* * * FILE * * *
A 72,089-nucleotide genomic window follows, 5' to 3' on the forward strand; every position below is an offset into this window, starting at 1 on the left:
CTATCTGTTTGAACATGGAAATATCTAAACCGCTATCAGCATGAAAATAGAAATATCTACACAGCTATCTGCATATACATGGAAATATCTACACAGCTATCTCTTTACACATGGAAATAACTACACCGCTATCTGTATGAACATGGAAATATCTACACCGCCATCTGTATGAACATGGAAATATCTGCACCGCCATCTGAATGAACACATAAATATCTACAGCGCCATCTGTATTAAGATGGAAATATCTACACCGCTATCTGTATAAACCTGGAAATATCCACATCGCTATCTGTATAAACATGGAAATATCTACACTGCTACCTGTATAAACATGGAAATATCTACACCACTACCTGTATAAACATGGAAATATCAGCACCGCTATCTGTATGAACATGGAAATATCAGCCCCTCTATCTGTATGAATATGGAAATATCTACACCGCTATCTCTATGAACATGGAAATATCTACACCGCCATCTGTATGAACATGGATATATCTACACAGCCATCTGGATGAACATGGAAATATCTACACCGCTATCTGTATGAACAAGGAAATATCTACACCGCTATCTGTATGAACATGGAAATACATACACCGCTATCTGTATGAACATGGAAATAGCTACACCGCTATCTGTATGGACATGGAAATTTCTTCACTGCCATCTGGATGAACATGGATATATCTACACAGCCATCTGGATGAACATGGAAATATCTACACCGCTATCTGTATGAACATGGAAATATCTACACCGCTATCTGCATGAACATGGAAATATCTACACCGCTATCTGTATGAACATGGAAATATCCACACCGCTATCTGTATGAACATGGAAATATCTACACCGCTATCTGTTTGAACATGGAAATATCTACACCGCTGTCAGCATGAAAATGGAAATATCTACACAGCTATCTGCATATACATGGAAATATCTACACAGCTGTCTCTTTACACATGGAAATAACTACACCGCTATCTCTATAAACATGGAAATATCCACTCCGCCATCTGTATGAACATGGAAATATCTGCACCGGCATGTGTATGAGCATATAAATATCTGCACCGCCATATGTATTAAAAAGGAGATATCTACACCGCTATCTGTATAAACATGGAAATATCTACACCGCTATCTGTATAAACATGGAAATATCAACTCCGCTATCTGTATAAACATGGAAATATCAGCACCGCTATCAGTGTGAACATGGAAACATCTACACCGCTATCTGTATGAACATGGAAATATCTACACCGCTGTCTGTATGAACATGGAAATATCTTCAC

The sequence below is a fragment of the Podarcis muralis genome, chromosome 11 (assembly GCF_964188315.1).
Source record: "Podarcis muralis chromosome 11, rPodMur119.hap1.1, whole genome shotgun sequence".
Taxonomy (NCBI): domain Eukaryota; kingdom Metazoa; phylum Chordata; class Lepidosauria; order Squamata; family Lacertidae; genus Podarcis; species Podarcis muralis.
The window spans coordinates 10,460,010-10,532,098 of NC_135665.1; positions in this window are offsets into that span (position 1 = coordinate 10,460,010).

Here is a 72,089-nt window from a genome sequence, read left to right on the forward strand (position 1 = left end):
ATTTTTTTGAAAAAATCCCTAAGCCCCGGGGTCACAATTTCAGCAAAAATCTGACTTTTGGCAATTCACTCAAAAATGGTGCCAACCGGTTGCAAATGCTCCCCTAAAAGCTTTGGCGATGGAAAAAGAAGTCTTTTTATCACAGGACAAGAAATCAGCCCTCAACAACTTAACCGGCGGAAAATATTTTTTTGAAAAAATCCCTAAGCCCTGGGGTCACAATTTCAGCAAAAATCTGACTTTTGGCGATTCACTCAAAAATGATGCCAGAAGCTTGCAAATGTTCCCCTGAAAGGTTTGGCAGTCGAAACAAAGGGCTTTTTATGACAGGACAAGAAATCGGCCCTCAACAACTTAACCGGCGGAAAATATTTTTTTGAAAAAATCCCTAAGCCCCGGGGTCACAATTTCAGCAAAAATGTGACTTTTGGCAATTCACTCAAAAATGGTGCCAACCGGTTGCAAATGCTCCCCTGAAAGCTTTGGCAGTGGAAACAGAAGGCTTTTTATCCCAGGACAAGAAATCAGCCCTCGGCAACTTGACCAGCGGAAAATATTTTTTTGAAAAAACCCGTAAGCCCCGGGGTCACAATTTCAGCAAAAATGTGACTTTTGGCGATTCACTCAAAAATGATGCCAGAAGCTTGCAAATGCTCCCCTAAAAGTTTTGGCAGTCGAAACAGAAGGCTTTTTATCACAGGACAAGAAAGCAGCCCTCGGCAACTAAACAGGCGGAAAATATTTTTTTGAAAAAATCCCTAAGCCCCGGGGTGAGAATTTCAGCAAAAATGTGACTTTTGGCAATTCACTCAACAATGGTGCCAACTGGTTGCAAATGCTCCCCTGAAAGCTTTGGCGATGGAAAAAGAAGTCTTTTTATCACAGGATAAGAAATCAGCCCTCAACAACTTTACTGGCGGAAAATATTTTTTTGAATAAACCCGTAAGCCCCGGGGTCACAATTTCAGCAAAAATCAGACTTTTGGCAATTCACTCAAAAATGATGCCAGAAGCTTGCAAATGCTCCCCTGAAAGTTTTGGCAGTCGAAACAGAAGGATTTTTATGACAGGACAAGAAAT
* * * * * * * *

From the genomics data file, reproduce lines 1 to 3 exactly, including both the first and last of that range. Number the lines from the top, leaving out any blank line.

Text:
A 72,089-nucleotide genomic window follows, 5' to 3' on the forward strand; every position below is an offset into this window, starting at 1 on the left:
CTATCTGTTTGAACATGGAAATATCTAAACCGCTATCAGCATGAAAATAGAAATATCTACACAGCTATCTGCATATACATGGAAATATCTACACAGCTATCTCTTTACACATGGAAATAACTACACCGCTATCTGTATGAACATGGAAATATCTACACCGCCATCTGTATGAACATGGAAATATCTGCACCGCCATCTGAATGAACACATAAATATCTACAGCGCCATCTGTATTAAGATGGAAATATCTACACCGCTATCTGTATAAACCTGGAAATATCCACATCGCTATCTGTATAAACATGGAAATATCTACACTGCTACCTGTATAAACATGGAAATATCTACACCACTACCTGTATAAACATGGAAATATCAGCACCGCTATCTGTATGAACATGGAAATATCAGCCCCTCTATCTGTATGAATATGGAAATATCTACACCGCTATCTCTATGAACATGGAAATATCTACACCGCCATCTGTATGAACATGGATATATCTACACAGCCATCTGGATGAACATGGAAATATCTACACCGCTATCTGTATGAACAAGGAAATATCTACACCGCTATCTGTATGAACATGGAAATACATACACCGCTATCTGTATGAACATGGAAATAGCTACACCGCTATCTGTATGGACATGGAAATTTCTTCACTGCCATCTGGATGAACATGGATATATCTACACAGCCATCTGGATGAACATGGAAATATCTACACCGCTATCTGTATGAACATGGAAATATCTACACCGCTATCTGCATGAACATGGAAATATCTACACCGCTATCTGTATGAACATGGAAATATCCACACCGCTATCTGTATGAACATGGAAATATCTACACCGCTATCTGTTTGAACATGGAAATATCTACACCGCTGTCAGCATGAAAATGGAAATATCTACACAGCTATCTGCATATACATGGAAATATCTACACAGCTGTCTCTTTACACATGGAAATAACTACACCGCTATCTCTATAAACATGGAAATATCCACTCCGCCATCTGTATGAACATGGAAATATCTGCACCGGCATGTGTATGAGCATATAAATATCTGCACCGCCATATGTATTAAAAAGGAGATATCTACACCGCTATCTGTATAAACATGGAAATATCTACACCGCTATCTGTATAAACATGGAAATATCAACTCCGCTATCTGTATAAACATGGAAATATCAGCACCGCTATCAGTGTGAACATGGAAACATCTACACCGCTATCTGTATGAACATGGAAATATCTACACCGCTGTCTGTATGAACATGGAAATATCTTCAC

The sequence below is a fragment of the Podarcis muralis genome, chromosome 11 (assembly GCF_964188315.1).